For our Centenary in 2003, our former Church Secretary Mr Charles Poole wrote a history of our Church. This is an extract:
It was in a very different era, a world in which Edward VII was on the throne and space travel, the internet and micro-technology were still many years in the future, when a group of some 73 people gathered together on a January day in 1903 officially to constitute the church known as Brownhill Road Baptist Church. [ Click Here to view the Founding (1903) Covenant ]
The origins of the church were in the last decade of the 19th Century when Archibald Cameron Corbett, a Scottish Member of Parliament acquired a large area of land in Hither Green for the purpose of housing development. He was a man of strong Christian convictions and, mindful of the spiritual needs of the new community taking root, made available plots of land on which places of worship could be created. A large number of properties had already been built when in 1899 the London Baptist Association took the opportunity of securing the site on which our present buildings stand.
A group of Baptists began meeting together in July
of that year at a house in Torridon Road (No.31) before moving
to the wooden and corrugated iron building known as the
'Tin Tabernacle' constructed where our church halls now stand.
The foundation stones of our present church building were laid in 1902, construction work went ahead and the newly erected building, costing £6,243, was ready for occupation, the opening ceremony taking place on July 8th 1903.
Progress.......The Church at Brownhill began with great promise - large congregations and an energetic young pastor. There were difficulties, however, including several early changes of leadership and anxiety engendered by the outbreak of World War 1 in 1914. Over one hundred men associated with the congregation served in that conflict: the names of the twenty men who died are inscribed on a memorial within the church. As a fitting memorial to their dedication and sacrifice it was proposed to erect Memorial Buildings on the site of the Tin Tabernacle, for use of the Sunday School. These buildings, completed in 1925, have been used for work amongst the young people of the area until the present day.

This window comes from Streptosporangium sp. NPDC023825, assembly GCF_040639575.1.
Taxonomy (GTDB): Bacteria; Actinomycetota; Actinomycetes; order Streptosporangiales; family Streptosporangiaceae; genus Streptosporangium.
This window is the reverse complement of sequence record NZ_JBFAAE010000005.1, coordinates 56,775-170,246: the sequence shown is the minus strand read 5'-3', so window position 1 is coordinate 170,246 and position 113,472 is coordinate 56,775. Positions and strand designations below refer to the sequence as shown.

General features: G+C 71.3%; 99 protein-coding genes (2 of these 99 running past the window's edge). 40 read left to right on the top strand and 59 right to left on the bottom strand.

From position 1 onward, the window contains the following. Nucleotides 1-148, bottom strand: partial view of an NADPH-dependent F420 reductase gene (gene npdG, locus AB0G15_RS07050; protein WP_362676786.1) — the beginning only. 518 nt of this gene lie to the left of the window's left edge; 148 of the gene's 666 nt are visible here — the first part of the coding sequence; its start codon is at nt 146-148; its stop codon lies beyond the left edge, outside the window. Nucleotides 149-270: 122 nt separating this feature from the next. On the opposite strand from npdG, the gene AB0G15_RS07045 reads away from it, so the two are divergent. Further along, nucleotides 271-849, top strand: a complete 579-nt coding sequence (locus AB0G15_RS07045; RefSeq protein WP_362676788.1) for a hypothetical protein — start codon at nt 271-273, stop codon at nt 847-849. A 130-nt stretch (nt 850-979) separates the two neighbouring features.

The depression of the 1930s and the outbreak of World War II took their toll on the life of the fellowship, with children being evacuated, young men and women called to serve in the Armed Forces and other church members employed in the various Civil Defence services of the country. When the bombing of London began in 1940 most parts of the Memorial Buildings were requisitioned by Lewisham Borough Council for the storage of furniture from bomb damaged properties in the area. The church itself was damaged by blast in 1944 and not used again for worship until 1947.
The postwar period was a fruitful one for Brownhill, with new initiatives to reach out into the community and growth within the fellowship. We even appeared on television in 1962, when the morning service was broadcast nationally.
As the years have passed we have been constantly reminded that the history of Brownhill is not the story of buildings and their fate, but of a community of people and their relationship with the loving God they seek to serve and honour. A lot can happen in in a hundred years.
Catford is no longer the leafy suburb it must have appeared in 1903. We have moved on from gas-lighting and horse drawn carriages. We are a very different 'mix' of people from those who gathered over 100 years ago - and we praise God for it!
As we look back we are aware of all the individual lives who, through God's guidance, have shaped our history. Some served here for many years tirelessly seeking to reach local people with the good news of Jesus. Others have made a brief impact and moved on. They have served through personal testimony and meetings and organisations of all kinds. Some, supported by the membership here, have sought to serve God in other countries and situations. We have had times of great spiritual prosperity and times of great discouragement too. But through the past 100 years we have proved that while people and circumstances change, the God we serve is faithful, now as then, "the same yesterday, today and for ever".